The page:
“Weighing all the evidence in this case, the court has determined that Plaintiffs established that the Army Corps’ construction, expansions, operation, and failure to maintain the MR-GO [Mississippi River-Gulf Outlet] caused subsequent storm surge that was exacerbated by a ‘funnel effect’ during Hurricane Katrina and subsequent hurricanes and severe storms, causing flooding on Plaintiffs’ properties that effected a temporary taking under the Fifth Amendment to the United States Constitution,” wrote Judge Susan G. Braden.

This summary of the case warns of the implication for local governments:

“Notably, Saint Bernard Parish, if it survives appeal, expands government liability from situations in which the government deliberately causes flooding, for example by releasing water from a dam, to include situations in which inaction by the government exacerbates flooding from severe weather. This developing area of law will also have broad implications for local and state governments seeking to prepare for—or deliberately deciding not to prepare for—climate change impacts.”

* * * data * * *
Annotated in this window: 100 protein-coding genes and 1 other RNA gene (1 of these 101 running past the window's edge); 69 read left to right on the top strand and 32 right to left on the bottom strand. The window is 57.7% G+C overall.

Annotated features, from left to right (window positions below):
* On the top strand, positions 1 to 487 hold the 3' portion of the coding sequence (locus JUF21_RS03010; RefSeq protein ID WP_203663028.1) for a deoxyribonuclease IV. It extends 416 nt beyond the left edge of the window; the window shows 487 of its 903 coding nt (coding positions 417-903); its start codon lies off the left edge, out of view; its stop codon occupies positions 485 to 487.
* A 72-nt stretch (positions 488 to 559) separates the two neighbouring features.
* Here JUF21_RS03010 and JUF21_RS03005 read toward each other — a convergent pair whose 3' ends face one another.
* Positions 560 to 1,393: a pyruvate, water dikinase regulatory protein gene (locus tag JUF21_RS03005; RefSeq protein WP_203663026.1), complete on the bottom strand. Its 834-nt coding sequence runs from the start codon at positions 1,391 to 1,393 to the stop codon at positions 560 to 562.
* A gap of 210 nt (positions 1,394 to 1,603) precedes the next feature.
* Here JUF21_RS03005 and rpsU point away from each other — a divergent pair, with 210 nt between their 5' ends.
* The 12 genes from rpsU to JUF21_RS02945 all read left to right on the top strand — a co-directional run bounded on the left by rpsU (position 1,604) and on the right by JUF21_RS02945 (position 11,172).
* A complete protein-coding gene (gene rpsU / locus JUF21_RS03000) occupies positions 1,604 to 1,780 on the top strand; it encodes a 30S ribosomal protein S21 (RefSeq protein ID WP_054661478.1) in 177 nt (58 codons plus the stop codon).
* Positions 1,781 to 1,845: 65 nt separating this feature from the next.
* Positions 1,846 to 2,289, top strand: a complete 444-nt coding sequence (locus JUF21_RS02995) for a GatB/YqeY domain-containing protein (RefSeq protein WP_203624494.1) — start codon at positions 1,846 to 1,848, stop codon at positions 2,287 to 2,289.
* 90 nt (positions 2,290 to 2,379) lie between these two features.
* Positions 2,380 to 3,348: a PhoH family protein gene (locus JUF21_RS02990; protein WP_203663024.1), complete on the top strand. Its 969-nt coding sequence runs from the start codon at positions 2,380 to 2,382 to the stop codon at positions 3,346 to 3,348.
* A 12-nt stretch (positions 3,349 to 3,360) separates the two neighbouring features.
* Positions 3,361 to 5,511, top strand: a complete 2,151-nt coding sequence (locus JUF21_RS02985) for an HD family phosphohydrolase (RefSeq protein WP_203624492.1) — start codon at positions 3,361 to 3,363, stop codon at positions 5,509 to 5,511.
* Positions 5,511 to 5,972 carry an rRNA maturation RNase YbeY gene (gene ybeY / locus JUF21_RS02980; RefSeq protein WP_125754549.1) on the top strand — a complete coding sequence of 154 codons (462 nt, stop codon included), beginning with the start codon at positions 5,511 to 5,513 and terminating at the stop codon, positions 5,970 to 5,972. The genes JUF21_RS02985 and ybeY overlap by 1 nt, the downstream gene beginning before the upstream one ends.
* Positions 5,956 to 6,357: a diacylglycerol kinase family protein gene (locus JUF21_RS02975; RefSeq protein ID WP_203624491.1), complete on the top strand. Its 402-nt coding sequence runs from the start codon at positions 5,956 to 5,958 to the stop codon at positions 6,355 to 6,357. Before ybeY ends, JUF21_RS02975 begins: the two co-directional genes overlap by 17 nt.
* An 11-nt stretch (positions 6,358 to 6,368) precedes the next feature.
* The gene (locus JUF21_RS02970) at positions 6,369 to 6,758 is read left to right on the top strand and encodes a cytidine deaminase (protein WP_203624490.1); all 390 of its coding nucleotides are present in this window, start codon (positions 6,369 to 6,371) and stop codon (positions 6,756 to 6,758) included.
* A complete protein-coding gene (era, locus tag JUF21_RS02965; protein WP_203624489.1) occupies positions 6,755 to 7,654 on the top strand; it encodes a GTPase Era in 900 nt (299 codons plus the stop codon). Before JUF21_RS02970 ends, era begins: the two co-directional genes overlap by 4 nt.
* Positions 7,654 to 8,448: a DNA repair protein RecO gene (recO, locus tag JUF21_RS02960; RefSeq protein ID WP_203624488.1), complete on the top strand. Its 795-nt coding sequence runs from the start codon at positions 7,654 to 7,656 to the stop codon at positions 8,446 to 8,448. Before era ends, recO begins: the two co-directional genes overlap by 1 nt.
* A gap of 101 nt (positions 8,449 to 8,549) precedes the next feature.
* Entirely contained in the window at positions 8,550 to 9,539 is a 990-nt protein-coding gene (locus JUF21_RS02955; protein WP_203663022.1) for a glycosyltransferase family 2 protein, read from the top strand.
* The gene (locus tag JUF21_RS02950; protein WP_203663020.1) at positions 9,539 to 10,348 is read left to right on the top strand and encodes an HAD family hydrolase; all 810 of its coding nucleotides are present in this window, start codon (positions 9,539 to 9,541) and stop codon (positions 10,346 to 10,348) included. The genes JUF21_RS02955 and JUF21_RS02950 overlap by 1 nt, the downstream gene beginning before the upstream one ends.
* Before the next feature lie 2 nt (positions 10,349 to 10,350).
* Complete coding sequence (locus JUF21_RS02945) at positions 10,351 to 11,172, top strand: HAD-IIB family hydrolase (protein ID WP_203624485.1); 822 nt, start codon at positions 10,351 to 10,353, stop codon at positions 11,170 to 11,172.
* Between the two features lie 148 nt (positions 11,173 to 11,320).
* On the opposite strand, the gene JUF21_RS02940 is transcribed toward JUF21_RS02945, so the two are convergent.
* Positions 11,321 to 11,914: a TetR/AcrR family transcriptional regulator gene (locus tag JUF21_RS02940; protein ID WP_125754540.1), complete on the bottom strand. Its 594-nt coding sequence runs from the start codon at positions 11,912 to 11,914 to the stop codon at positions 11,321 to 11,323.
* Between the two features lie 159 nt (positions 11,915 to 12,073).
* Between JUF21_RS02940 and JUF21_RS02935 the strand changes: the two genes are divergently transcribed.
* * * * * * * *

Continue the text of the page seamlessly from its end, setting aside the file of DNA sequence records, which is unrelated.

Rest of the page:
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What do you think? Should federal or local governments be held liable for property damage from flooding?

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Comments
  • There should be a fourth choice: “Yes, but only for the failure to maintain infrastructure”. Intentional release of water, to prevent structures from failing catastrophically, is sometimes necessary to prevent more significant damage and loss of life.

    Reply
  • Roger Griffin.